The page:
Since Helen Zille announced that she would be running for the Democratic Alliance Federal Chair position and therefore suspending her senior fellowship position at the Institute of Race Relations (IRR), some people whom I have spoken with have expressed doubts as to her sincerity for doing so citing possibly opportunistic motivations. I am not convinced.
Zille announced her candidacy almost immediately before nominations closed, saying that people in the DA had asked her to run. It is no secret that she has been critical of the DA’s swing towards populist and race-based policy, and it is certainly no secret that the DA is in deep division, decline, possibly even corrupt, and woefully unwilling to introspect, because doing so would mean questioning the future relevance to the party of senior leaders. These individuals have no plans to vacate their positions of authority or give up on their goals of creating a party of racial social democrat policies.
Leaders currently contesting the Federal Chair position include Zille, Athol Trollip, Mike Waters, and Thomas Walters. During her time in the DA, it appeared that Zille had a social democrat slant, although since her departure she has seemingly moved quickly to reclaim the classical liberal ground. This is an unfortunately small pool of candidates; individuals such as Ghaleb Cachalia and John Steenhuisen would make welcome appearances in such a crucial role as much as Steenhuisen can be criticized for putting party above policy in the recent months. Cachalia is impressively liberal from a cursory glance at his tweets, and also managed to cause a storm in a teacup after using an idiom to describe Eusebius McKaiser’s conduct at a point. Said teacup was not from Zille’s tea set.
Zille has said publicly that saving the DA is superior to starting a new party to fill the DA’s space, and that ‘if the DA works, so does South Africa’. I have to agree with her on this, as much as it may seem preferable to start a new and pure liberal party. I say this largely because failure to turn the DA around will result in two hegemonic blocs consisting of a socialist ANC and a social democrat DA, making any new liberal party’s job a very uphill battle and watching the DA’s early days of growth all over again.
Few will dispute that a flawed DA is better than the ANC or even what the DA is right now (‘ANC-lite’). That said and aside from Zille, what do the candidates running have to offer?
Waters has been critical of the DA recently, particularly of Maimane’s Steinhoff vehicle, but also the DA’s dismal 2019 election performance and subsequent by-elections which he says the DA has lost a third of either to the VF+ or the ANC. He correctly identifies that people are disillusioned with the DA and proposes that the party return to its classical liberal roots and non-racialism to reverse its current decline that shows no signs of reversing. Assuming he is a true classical liberal, he is a worthy contender for the position in this regard. Of race-based policy, he simply says: “it doesn’t work”.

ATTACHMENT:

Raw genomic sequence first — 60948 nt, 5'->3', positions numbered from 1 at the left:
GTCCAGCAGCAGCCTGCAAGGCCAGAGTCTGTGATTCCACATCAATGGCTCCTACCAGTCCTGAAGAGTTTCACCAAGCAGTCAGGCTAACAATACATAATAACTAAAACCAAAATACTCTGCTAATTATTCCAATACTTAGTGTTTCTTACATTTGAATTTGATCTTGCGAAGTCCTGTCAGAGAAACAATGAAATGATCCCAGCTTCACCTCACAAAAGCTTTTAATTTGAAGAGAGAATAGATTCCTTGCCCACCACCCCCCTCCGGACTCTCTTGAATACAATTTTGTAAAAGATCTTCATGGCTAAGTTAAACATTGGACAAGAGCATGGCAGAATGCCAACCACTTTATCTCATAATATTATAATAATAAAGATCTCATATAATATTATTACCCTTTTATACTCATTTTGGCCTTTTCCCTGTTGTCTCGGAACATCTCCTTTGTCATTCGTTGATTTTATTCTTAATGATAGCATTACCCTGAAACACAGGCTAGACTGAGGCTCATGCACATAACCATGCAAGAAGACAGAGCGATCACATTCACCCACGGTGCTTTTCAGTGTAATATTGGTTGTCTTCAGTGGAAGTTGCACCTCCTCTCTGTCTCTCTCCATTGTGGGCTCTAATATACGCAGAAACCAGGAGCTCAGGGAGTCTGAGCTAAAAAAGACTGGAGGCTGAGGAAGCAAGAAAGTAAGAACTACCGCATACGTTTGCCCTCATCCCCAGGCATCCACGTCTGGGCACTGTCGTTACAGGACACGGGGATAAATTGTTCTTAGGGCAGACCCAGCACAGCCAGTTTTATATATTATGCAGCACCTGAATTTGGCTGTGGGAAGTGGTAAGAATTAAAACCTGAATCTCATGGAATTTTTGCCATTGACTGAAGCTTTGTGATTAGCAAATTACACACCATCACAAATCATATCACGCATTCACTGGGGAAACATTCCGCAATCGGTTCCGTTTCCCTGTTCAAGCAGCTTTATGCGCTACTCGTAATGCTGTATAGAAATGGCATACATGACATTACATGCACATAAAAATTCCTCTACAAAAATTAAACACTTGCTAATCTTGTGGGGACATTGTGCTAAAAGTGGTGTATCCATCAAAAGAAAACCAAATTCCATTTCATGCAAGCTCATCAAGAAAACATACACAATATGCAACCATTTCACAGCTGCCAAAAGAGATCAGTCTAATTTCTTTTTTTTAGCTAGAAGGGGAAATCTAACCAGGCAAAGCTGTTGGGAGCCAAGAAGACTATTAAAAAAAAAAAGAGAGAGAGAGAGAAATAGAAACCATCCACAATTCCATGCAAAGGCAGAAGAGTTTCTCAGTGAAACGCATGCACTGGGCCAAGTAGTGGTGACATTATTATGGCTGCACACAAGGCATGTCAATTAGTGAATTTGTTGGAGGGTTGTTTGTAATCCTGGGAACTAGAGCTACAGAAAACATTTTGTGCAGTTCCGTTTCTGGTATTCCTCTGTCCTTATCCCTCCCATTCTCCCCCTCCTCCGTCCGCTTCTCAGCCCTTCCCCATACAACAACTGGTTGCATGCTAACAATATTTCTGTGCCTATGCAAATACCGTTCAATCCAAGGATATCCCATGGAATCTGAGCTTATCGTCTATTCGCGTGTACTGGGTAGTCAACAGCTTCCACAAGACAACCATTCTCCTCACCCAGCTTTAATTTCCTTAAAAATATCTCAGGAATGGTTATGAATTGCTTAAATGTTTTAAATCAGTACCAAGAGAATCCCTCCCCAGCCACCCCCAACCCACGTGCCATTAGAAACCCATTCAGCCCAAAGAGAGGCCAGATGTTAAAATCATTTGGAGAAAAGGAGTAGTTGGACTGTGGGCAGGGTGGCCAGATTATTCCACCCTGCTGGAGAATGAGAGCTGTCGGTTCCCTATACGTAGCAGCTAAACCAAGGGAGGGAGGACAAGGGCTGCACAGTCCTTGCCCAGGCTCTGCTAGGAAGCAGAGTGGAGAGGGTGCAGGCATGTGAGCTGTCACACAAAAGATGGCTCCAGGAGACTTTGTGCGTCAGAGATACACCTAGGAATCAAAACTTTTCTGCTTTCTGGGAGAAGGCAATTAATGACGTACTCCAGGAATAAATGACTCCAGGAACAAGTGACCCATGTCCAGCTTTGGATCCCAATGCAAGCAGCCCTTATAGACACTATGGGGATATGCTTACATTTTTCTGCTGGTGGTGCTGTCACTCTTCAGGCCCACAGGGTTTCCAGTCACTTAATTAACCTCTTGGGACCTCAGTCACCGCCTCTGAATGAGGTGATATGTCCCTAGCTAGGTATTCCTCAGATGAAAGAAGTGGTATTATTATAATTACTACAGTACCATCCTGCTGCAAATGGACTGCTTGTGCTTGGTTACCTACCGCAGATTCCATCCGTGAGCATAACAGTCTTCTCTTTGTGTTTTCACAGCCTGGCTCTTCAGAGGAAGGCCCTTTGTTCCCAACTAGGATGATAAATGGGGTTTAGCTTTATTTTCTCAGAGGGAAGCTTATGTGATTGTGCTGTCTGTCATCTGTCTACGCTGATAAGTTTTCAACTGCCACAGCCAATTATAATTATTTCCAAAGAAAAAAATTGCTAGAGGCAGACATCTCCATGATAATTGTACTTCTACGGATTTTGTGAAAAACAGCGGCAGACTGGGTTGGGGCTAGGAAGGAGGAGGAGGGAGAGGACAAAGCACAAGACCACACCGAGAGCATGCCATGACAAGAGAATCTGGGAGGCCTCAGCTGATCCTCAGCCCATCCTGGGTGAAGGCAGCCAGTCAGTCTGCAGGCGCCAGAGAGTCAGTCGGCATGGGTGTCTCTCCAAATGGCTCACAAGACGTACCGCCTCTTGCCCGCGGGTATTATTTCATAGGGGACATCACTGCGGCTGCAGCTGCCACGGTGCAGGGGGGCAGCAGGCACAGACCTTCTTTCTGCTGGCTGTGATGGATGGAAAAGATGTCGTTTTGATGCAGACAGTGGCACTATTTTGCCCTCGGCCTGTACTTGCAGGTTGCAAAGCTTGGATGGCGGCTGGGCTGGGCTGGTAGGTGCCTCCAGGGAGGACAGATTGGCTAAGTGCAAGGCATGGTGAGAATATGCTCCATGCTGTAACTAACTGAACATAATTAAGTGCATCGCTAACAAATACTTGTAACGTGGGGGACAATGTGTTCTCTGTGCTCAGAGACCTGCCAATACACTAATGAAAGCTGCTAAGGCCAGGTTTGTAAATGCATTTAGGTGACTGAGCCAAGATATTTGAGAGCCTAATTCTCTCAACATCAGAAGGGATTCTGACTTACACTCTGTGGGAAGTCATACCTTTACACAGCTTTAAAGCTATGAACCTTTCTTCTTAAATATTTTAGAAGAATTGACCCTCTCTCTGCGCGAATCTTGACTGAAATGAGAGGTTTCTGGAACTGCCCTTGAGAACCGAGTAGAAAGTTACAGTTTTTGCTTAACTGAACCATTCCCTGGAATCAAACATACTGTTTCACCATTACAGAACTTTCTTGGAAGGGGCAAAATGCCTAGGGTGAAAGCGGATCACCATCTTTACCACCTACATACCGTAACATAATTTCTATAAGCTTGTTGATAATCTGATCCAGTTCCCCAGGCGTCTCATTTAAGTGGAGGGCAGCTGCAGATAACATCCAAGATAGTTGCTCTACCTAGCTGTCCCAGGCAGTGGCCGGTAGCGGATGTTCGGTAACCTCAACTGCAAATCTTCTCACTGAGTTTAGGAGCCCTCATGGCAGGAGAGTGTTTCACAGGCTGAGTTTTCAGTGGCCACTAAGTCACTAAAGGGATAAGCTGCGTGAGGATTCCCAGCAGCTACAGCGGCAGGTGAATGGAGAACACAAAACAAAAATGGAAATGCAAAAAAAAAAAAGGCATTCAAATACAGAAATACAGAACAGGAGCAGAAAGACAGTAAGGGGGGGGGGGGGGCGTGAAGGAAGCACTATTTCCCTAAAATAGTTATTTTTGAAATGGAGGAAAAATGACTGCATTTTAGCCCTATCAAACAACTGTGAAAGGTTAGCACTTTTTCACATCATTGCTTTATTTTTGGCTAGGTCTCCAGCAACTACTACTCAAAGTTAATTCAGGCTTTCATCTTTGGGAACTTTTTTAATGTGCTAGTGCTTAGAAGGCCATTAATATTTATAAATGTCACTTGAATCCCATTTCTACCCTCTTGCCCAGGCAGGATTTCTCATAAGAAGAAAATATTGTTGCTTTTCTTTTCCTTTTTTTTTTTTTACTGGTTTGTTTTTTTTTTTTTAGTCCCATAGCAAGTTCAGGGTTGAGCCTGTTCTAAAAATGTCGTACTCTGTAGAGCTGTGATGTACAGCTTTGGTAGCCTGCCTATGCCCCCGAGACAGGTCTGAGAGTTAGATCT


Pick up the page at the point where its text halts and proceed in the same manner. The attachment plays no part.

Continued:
Trollip is a DA veteran with an admirable dedication to the party having lost to Zille and Mazibuko for senior contested positions in the party between the very position in contention now, and parliamentary leader. His criticism of Zille seems to lie mainly in that he believes Zille’s time has come and gone, which is not an unfair statement as much as Zille may well be what the DA needs to find stability. He has given overtures to a non-racial future, but as I wrote this article, I was unable to find any easy to access and clear beliefs on how he would take the DA forward short of the obvious need to discipline and unite the party. He has been described as a pragmatist, which can be both good and bad when the internal principles of the party need to be set in stone to prevent the very pitfalls the DA has consistently fallen into since it started to tweak its liberal origins.
Walters said previously that he does not communicate his campaign through the media, and that his campaign is for delegates only. It is an interesting position to take by a candidate for a position in a party that is so deep in the public eye for all the wrong reasons. As such, there is very little to say of Walters apart from his bio on the DA website, which again, is very little.
Of all the candidates, the most principled and vocal about what needs to be done and what they would do, would be Waters and Zille. Zille and Trollip are said to be favourites of the four, which may not bode well for Waters and Walters. It must be borne in mind that until the votes are counted, we cannot know the outcome, which may well be Waters or Walter in a surprise to everyone watching. Personally, I believe that Zille ought to stay at the Institute of Race Relations, but I say this in the hope that Waters has the authority and backbone as much as he has the most transparent beliefs besides Zille. I believe that Zille’s intentions are honest and not a grab for power, especially considering she took the party to where it was right before it started to collapse, but whether they are appropriate at this time is another thing.